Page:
Even before there was a Sankofa Cultural Arts and Business Center, there was African Accents.
But come January 2010, there will no longer be an “African Accents.” Until two years ago, the gift shop was located on Chicago Avenue just east of Austin Boulevard in a stand along building. Since relocating across the street inside the center, 5820 W. Chicago, it poses a problem from a taxes stand-point, explained co-owner Malcolm Crawford.
Sankofa is a nonprofit organization and African Accents, a gift shop operated by Crawford and his wife, Stacia, since 2000, is a for-profit business. Because of tax laws, the two entities cannot function under the same roof. The Crawfords were made aware of this legal matter by the Illinois Department of Revenue just a few months ago. They’ve been contemplating their next move ever since. So the couple decided to focus all of their energy on the center and dissolve African Accents.
“We were debating whether or not we should move the gift shop. Then we decided to just concentrate on Sankofa and let the for-profit business go.”
Crawford said that a complete rearranging and reconfiguring of their center will take place next – meaning they’ll scale back greatly on what African Accents was doing. The shop is a part of the larger center complex, which has a banquet hall, conference room, and offices for business owners and community groups. The store has its own entrance.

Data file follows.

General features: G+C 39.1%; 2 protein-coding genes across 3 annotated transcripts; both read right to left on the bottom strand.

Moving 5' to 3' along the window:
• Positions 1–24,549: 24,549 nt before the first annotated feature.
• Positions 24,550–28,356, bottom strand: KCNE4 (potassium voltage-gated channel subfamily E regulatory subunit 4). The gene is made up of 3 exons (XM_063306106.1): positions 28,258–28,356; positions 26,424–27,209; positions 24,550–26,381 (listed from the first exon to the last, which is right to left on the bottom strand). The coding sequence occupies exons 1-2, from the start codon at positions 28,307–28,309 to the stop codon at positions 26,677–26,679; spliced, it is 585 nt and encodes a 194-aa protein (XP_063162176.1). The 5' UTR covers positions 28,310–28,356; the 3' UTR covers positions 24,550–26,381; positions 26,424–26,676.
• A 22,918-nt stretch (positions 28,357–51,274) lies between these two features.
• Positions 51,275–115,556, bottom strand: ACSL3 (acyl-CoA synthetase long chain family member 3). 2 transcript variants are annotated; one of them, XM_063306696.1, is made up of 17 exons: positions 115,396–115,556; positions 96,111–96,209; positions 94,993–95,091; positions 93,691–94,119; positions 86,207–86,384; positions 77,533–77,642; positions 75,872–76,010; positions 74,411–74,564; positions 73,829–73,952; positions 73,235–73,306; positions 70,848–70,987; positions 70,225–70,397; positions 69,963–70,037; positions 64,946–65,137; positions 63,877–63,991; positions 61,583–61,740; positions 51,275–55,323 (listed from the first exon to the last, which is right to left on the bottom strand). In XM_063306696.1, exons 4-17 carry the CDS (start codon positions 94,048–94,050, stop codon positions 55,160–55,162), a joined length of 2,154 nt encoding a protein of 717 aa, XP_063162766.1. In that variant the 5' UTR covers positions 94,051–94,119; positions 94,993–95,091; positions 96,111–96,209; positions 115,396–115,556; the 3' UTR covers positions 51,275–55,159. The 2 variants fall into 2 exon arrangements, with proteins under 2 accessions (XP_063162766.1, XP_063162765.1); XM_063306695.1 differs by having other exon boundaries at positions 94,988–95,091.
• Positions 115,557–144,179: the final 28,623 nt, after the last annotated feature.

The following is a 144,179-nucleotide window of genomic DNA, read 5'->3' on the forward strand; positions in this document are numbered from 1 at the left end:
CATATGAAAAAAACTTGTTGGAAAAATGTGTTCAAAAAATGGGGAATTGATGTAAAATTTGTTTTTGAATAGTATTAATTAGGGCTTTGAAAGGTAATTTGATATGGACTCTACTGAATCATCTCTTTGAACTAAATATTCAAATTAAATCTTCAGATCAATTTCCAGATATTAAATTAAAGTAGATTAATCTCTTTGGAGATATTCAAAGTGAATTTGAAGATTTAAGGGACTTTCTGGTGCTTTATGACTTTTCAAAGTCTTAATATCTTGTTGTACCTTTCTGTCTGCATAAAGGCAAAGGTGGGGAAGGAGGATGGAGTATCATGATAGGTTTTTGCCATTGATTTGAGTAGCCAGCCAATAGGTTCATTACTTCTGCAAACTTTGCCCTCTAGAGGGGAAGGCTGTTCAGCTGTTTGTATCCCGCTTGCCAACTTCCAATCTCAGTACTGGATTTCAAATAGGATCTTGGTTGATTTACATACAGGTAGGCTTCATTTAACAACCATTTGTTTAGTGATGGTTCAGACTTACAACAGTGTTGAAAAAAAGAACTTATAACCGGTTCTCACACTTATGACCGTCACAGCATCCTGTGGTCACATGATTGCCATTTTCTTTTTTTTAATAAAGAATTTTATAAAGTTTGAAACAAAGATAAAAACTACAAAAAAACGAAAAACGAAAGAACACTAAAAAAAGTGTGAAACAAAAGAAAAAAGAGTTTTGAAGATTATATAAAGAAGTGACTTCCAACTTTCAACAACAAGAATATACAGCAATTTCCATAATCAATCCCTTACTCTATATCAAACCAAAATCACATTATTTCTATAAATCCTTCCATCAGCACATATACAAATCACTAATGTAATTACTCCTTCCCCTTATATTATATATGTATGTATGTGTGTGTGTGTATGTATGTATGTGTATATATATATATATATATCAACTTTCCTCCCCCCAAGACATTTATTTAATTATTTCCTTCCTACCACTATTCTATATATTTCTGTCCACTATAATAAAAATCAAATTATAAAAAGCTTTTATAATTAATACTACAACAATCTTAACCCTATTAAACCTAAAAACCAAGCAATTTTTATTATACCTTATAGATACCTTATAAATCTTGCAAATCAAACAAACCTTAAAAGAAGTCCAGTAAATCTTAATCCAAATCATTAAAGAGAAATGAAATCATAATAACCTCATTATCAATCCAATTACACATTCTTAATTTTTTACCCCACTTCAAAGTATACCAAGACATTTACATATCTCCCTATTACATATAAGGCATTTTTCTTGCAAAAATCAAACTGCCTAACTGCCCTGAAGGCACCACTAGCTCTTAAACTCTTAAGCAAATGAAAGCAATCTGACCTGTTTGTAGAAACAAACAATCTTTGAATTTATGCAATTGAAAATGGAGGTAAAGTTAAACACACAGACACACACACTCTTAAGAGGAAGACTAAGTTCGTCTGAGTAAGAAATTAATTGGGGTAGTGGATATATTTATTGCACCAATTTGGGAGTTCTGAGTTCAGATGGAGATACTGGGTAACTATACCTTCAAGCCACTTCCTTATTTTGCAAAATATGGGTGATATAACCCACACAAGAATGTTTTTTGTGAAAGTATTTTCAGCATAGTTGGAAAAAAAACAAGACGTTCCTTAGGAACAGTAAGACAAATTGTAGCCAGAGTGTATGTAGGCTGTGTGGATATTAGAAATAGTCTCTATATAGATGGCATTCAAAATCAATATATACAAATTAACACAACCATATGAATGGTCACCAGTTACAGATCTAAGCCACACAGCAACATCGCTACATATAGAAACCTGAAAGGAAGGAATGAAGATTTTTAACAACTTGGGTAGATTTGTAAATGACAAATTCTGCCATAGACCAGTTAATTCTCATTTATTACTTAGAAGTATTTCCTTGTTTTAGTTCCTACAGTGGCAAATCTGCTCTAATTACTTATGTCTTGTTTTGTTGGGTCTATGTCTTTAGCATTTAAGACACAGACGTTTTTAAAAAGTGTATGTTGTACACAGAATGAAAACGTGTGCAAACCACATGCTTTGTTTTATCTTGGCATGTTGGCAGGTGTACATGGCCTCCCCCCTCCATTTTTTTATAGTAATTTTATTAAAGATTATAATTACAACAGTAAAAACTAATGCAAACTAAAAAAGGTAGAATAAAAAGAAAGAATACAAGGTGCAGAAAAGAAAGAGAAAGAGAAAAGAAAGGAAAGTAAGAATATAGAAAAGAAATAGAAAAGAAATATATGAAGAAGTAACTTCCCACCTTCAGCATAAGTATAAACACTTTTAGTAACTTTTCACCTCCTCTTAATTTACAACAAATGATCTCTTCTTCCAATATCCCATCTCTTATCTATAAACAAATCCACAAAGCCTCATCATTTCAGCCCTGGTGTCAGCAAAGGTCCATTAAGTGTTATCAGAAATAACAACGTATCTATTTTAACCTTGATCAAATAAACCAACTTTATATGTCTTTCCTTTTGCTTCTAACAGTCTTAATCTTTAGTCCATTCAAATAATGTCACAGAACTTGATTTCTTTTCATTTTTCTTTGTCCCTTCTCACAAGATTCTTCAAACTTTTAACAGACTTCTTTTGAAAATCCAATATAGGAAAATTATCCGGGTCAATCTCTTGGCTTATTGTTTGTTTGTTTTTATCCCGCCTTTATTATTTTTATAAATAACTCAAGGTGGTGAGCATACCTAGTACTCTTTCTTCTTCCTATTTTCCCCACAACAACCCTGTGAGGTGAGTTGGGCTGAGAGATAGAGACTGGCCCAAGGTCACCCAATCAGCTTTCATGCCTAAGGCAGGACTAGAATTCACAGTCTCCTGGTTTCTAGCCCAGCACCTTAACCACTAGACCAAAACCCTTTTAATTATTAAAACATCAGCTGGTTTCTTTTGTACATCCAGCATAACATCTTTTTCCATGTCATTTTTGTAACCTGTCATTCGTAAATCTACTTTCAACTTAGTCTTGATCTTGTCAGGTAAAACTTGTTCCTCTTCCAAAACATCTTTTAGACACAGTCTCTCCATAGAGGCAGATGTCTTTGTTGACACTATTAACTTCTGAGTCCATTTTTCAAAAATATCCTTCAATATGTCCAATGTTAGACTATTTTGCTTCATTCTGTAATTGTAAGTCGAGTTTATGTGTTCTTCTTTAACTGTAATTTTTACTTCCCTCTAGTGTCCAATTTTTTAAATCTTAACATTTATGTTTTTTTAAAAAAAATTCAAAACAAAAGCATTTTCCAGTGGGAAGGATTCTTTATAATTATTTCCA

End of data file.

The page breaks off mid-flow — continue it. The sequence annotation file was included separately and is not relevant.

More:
“Right now, we ship to other places; that will no longer be the case,” said Crawford of the gift shop. “[It] will no longer have a separate entrance; there will be no longer be a Web site.”
There will, however, still be a gift shop inside the center, but it will not provide nearly as much merchandise as before. The gift shop will have a giant sale for Black History Month to try and move as much merchandise as possible. It will close after that for two weeks while the changes are made. When the doors reopen, the main focus will be on the needs of the community.
“We want the center to become more focused on education, students and classes,” Crawford said. “We need a lot more classes related to the arts.”
The Nelson Mandela Hall, the center’s main banquet space, is currently used for various events, but its intended purpose, explained Crawford, is for community needs. A longtime business owner and president of the Austin African American Business Networking Association, comprised of Austin business owners, Crawford admits to being more in tuned with entrepreneurship. But he hopes to use his business to spotlight community issues and events.
“With the loss of African Accents, this is now really a community center,” he said. “It’s not a problem. It’s just a different way of doing things. We now just have to focus on keeping things moving as a non-for-profit organization.”
Finisha is a freelance writer covering Austin’s business community. The Enterprize Zone is a regular feature in Austin Weekly News.